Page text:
Sewer Line Inspection: What Is It And Why Do You Need It?

Posted on: 6 March 2017

The sewer line that runs from your home to the city system or to your septic system can be the source of problems in older homes. When you buy a home, especially an older one, along with a home inspection, you should hire a plumber for a sewer line inspection as well. While often overlooked, a damaged or blocked sewer line can be very expensive to repair or replace.

A Sewer Line Inspection

A sewer line inspection takes a look at the inside of the sewer line coming from your home to determine if there are blockages, damage to the pipe, or roots growing in the line. The inspection starts with a fiber optic camera and a small monitor that a plumber uses to view the inside of the pipe. The camera is on a long tube and is snaked into the line. The plumber or operator will slowly advance the camera as they check for damage to the pipe. An experienced operator can see cracks, damage, or foreign matter in the pipe and will report back where and what they found.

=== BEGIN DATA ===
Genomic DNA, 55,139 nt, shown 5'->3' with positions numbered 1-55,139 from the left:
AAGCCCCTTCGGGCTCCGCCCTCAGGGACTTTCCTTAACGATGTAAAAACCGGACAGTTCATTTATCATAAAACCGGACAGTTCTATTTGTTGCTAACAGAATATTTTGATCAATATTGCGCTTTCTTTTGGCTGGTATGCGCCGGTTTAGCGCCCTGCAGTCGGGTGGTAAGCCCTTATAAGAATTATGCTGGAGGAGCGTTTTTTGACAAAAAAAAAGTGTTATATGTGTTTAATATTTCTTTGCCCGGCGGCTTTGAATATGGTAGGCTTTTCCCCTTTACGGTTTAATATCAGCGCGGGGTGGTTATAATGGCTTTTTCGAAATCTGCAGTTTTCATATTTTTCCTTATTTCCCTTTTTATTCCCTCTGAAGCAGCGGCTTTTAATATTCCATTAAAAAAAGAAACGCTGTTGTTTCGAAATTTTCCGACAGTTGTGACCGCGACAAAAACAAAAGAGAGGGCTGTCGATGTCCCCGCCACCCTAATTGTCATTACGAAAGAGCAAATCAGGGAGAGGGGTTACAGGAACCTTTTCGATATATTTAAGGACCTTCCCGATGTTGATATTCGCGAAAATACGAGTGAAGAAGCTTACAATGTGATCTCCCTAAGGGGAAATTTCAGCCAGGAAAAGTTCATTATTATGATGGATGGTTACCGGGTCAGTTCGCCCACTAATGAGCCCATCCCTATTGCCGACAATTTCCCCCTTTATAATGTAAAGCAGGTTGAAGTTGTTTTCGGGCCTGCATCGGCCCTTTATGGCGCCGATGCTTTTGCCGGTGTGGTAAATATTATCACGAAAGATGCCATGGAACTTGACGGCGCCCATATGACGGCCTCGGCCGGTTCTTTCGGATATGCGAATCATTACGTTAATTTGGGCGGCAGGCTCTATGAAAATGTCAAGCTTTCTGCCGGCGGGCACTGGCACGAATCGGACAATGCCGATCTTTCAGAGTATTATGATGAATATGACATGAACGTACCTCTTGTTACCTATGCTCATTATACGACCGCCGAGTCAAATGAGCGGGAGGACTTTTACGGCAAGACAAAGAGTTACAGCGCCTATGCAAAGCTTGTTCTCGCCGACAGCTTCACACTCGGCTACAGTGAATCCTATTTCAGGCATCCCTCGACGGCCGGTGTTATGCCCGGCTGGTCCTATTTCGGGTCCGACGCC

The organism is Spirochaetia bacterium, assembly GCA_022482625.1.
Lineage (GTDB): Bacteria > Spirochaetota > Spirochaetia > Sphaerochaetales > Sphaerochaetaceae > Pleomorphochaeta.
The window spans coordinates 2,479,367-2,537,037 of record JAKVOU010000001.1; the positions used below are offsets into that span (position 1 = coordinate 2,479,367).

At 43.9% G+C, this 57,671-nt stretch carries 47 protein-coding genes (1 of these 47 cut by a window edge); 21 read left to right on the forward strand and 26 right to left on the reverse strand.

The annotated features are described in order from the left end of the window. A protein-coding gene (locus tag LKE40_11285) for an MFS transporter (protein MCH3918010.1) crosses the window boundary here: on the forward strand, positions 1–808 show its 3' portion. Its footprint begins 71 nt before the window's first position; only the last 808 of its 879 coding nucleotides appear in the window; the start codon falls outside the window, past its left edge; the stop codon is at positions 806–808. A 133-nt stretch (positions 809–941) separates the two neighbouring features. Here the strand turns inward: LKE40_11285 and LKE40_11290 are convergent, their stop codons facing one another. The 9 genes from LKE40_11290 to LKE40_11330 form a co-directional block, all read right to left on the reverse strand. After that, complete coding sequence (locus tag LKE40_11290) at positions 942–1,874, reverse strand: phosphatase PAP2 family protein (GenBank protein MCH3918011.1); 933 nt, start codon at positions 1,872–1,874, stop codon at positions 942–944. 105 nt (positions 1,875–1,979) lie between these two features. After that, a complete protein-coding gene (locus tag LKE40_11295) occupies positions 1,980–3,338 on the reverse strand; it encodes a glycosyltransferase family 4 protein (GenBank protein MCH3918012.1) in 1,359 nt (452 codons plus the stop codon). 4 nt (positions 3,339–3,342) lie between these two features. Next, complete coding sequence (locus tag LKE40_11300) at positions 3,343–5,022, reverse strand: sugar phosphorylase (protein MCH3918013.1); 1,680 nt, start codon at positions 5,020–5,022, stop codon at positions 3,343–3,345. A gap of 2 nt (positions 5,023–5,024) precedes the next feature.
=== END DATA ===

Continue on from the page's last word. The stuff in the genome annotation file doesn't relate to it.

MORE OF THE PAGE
Dangers Of A Damaged Sewer Line

If the inspection reveals damage to the sewer line, you will need to talk to the plumber or another contractor about replacing or repairing that damage. If you do not fix the damaged line, it can weaken over time and eventually collapse under the weight of the soil above it. Once the line collapses, the only fix is to dig up the line and replace it. It could be an expensive repair and not doing it is not an option. Once the line collapses, the sewage will have nowhere to go and can back up into the home, causing damage inside as well.

Roots and Obstructions

The other concern that may be revealed by the sewer line inspection is an obstruction in the line. Most of the time this is in the form of roots that have infiltrated the line through a crack or hole in the pipe. The roots are a problem because as they grow, they can further damage the pipe and the roots inside the pipe will catch material like tissue that has been put in the system. The more material caught up in the roots, the larger the obstruction becomes until you can not get anything through and the system backs up.

Have the system inspected when you buy the home to see if you have any problems with the sewer line flowing or working properly. Detecting a problem early could be the difference between replacing one section of pipe or installing an entirely new sewer line.